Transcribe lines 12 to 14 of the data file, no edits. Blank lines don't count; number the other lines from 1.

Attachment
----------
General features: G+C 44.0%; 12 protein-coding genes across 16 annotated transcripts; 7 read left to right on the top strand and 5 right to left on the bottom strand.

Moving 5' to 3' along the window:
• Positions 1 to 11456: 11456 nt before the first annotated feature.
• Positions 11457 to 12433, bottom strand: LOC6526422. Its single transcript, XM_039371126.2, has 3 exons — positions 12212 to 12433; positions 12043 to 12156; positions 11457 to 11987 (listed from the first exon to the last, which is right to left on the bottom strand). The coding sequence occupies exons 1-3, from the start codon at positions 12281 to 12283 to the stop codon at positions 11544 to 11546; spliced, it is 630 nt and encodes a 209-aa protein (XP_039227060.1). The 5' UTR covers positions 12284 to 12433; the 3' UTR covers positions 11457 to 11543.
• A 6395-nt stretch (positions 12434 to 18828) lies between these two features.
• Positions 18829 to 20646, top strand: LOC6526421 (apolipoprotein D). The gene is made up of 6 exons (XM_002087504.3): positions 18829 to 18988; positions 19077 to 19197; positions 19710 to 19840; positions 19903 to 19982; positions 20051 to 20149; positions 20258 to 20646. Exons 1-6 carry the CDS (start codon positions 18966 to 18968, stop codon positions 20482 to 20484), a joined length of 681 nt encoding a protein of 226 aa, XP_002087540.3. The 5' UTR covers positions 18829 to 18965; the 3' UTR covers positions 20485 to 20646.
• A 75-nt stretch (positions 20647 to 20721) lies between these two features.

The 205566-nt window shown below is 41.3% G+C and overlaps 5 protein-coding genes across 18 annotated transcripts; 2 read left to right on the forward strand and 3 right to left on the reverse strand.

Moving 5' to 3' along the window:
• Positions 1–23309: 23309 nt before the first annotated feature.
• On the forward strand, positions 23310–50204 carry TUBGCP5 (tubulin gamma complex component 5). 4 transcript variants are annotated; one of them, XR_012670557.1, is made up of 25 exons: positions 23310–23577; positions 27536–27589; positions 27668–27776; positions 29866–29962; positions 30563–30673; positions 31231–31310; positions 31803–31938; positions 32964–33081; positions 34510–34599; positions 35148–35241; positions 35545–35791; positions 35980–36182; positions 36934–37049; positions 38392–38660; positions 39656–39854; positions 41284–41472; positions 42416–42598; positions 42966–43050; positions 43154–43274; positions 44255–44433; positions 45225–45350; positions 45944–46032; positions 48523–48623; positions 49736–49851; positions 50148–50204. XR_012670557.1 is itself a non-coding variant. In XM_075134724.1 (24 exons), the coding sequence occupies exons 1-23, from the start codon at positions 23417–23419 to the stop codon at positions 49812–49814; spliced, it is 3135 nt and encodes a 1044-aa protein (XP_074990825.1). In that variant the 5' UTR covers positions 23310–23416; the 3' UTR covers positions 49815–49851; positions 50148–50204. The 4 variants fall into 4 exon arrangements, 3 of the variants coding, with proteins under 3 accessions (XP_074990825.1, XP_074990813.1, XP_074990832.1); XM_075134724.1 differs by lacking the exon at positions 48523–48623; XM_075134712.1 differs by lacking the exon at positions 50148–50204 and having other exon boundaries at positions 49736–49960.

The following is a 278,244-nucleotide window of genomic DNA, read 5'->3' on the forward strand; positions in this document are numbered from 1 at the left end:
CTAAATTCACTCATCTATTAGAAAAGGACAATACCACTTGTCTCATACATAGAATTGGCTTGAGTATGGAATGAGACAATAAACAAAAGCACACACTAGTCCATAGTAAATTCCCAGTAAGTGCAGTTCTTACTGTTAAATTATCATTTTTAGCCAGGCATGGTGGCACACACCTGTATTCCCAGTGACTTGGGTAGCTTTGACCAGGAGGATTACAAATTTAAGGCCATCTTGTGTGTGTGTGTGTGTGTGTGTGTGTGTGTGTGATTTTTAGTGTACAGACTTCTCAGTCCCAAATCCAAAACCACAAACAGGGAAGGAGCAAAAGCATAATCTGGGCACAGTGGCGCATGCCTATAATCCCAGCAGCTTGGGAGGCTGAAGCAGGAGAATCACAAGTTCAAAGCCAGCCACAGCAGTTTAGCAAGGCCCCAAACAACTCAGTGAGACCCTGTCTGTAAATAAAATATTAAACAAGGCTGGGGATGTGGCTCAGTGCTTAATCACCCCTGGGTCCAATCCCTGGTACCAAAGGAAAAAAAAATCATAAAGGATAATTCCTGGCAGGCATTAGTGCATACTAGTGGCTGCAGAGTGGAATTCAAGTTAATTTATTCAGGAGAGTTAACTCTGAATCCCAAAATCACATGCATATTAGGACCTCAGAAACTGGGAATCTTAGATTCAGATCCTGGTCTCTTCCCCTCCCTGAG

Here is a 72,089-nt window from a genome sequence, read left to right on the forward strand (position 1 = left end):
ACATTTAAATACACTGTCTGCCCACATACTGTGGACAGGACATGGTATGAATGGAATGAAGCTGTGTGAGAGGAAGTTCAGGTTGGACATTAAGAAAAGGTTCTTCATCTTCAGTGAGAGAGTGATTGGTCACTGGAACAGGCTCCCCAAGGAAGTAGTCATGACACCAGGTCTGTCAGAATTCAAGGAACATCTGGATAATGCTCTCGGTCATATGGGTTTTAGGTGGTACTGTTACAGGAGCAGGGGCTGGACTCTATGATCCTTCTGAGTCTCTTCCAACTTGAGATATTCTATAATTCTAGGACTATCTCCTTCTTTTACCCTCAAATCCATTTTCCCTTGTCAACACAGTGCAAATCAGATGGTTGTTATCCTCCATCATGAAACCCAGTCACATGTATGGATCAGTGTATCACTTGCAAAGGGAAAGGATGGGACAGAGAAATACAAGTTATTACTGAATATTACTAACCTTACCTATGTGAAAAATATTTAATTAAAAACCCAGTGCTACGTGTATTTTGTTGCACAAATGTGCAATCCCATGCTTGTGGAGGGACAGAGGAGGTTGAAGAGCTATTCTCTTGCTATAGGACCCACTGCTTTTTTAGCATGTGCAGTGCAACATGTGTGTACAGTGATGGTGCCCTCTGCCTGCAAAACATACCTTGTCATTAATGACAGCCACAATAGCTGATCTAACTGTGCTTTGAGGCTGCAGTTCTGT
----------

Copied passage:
The following is a 278,244-nucleotide window of genomic DNA, read 5'->3' on the forward strand; positions in this document are numbered from 1 at the left end:
CTAAATTCACTCATCTATTAGAAAAGGACAATACCACTTGTCTCATACATAGAATTGGCTTGAGTATGGAATGAGACAATAAACAAAAGCACACACTAGTCCATAGTAAATTCCCAGTAAGTGCAGTTCTTACTGTTAAATTATCATTTTTAGCCAGGCATGGTGGCACACACCTGTATTCCCAGTGACTTGGGTAGCTTTGACCAGGAGGATTACAAATTTAAGGCCATCTTGTGTGTGTGTGTGTGTGTGTGTGTGTGTGTGTGATTTTTAGTGTACAGACTTCTCAGTCCCAAATCCAAAACCACAAACAGGGAAGGAGCAAAAGCATAATCTGGGCACAGTGGCGCATGCCTATAATCCCAGCAGCTTGGGAGGCTGAAGCAGGAGAATCACAAGTTCAAAGCCAGCCACAGCAGTTTAGCAAGGCCCCAAACAACTCAGTGAGACCCTGTCTGTAAATAAAATATTAAACAAGGCTGGGGATGTGGCTCAGTGCTTAATCACCCCTGGGTCCAATCCCTGGTACCAAAGGAAAAAAAAATCATAAAGGATAATTCCTGGCAGGCATTAGTGCATACTAGTGGCTGCAGAGTGGAATTCAAGTTAATTTATTCAGGAGAGTTAACTCTGAATCCCAAAATCACATGCATATTAGGACCTCAGAAACTGGGAATCTTAGATTCAGATCCTGGTCTCTTCCCCTCCCTGAG

Here is a 72,089-nt window from a genome sequence, read left to right on the forward strand (position 1 = left end):